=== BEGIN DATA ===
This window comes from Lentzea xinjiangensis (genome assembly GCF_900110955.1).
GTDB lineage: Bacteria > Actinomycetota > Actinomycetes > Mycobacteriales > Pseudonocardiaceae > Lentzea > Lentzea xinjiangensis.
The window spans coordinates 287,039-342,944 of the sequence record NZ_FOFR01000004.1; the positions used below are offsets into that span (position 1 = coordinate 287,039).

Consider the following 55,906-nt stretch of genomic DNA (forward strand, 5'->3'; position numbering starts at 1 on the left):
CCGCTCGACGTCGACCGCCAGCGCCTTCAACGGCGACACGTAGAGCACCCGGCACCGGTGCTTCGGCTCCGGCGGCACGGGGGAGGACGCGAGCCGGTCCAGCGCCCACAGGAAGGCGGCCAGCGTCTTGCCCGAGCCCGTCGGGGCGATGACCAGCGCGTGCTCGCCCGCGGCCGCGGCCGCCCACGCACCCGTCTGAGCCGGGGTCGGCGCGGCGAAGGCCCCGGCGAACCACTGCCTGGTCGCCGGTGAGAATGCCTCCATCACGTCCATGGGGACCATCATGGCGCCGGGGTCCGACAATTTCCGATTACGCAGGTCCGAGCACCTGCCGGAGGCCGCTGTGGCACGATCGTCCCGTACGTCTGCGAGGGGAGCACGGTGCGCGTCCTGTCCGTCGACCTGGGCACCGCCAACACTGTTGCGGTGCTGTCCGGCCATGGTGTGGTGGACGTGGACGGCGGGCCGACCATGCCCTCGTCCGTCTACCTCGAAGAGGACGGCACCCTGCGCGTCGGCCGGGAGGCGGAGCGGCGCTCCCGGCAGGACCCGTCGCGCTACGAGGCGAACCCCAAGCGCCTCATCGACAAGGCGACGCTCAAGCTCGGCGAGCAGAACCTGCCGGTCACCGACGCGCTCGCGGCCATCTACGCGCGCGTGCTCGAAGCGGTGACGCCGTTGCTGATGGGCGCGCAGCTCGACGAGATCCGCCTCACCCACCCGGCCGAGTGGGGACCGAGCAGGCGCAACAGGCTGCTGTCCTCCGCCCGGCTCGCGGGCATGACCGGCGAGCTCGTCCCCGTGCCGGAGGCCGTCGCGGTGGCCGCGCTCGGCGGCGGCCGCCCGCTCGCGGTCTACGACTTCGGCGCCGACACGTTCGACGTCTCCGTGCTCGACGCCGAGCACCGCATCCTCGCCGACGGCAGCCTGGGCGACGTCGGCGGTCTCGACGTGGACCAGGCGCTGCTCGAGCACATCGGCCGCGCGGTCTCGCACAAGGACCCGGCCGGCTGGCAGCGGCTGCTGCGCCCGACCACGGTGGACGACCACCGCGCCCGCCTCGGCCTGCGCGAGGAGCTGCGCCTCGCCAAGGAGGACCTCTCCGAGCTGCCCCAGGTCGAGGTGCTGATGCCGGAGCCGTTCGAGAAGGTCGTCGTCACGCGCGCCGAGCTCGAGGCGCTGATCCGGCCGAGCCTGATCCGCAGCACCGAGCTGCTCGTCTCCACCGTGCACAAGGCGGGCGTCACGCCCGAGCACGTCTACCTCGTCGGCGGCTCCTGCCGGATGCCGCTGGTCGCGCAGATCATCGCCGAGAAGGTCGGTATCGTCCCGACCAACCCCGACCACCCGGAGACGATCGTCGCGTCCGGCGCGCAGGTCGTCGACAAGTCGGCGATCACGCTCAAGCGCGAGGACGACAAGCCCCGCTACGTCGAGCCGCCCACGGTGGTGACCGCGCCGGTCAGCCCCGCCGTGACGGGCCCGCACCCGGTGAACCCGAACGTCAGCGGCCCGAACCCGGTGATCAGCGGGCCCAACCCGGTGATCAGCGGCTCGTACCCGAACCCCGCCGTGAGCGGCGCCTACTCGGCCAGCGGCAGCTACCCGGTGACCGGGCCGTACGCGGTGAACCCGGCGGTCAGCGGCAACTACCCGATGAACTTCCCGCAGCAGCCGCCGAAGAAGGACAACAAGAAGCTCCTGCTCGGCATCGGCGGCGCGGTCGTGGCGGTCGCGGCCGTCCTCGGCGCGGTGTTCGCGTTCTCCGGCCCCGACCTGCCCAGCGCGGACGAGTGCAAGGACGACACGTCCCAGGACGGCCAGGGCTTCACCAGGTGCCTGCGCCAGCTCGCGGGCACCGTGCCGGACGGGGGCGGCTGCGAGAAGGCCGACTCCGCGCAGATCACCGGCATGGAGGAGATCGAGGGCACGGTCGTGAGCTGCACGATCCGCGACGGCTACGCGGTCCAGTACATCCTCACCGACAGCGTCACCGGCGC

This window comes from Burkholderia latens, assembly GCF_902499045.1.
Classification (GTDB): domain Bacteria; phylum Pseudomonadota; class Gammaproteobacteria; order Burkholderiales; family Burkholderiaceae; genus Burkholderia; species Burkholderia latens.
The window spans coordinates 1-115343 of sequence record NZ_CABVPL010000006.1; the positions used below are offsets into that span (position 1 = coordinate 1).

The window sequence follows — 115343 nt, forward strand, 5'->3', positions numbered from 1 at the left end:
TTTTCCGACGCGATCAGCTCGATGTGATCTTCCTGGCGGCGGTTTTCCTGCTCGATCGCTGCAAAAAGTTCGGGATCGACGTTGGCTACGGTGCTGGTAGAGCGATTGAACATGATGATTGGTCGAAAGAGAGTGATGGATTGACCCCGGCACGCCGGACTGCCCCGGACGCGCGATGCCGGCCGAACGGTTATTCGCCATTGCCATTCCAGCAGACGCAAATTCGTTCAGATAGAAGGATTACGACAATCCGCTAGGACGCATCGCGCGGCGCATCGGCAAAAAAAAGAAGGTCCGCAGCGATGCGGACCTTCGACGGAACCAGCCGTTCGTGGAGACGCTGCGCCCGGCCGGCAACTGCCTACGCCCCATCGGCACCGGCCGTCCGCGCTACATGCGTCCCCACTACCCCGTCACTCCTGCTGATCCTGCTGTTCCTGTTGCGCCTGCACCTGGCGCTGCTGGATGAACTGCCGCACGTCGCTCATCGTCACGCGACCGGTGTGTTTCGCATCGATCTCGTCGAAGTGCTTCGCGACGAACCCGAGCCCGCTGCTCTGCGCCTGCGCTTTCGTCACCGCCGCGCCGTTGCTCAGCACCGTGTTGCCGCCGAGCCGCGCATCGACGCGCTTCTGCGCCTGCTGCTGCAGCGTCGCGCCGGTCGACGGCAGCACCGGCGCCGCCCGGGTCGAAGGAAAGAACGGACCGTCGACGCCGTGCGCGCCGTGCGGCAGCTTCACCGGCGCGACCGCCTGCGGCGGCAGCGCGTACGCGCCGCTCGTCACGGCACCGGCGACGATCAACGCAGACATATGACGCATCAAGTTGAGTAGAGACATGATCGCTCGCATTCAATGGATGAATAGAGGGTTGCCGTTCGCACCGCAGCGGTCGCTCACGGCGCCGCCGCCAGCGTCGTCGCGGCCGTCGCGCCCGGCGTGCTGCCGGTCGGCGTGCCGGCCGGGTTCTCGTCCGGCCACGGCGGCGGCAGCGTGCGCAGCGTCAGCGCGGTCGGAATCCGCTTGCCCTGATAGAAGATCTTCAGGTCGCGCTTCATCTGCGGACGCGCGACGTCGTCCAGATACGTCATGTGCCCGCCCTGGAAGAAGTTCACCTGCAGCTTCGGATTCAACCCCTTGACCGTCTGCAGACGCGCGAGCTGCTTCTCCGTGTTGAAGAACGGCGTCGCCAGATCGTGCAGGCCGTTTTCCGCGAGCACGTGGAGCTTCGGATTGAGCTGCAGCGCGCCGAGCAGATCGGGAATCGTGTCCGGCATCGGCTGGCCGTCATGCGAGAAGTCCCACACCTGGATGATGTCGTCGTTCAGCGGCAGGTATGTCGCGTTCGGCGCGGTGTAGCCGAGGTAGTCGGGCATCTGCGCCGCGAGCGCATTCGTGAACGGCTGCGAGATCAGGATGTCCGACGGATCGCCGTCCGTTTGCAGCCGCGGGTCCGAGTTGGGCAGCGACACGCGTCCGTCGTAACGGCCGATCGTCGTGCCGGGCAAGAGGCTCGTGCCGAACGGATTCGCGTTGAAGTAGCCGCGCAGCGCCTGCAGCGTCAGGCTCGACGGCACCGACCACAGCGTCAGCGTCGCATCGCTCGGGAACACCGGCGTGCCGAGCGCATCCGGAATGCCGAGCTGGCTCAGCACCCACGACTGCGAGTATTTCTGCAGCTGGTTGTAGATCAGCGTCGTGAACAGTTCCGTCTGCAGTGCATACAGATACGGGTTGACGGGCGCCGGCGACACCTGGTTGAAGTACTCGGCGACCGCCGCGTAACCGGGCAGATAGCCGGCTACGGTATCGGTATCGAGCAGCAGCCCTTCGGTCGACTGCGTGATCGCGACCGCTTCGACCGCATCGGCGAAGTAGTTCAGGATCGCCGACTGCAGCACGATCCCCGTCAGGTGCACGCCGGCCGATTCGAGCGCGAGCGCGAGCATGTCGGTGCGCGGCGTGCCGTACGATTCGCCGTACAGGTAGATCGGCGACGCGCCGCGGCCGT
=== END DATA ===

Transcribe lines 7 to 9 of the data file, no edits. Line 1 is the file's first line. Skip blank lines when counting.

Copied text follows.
Classification (GTDB): domain Bacteria; phylum Pseudomonadota; class Gammaproteobacteria; order Burkholderiales; family Burkholderiaceae; genus Burkholderia; species Burkholderia latens.
The window spans coordinates 1-115343 of sequence record NZ_CABVPL010000006.1; the positions used below are offsets into that span (position 1 = coordinate 1).

The window sequence follows — 115343 nt, forward strand, 5'->3', positions numbered from 1 at the left end: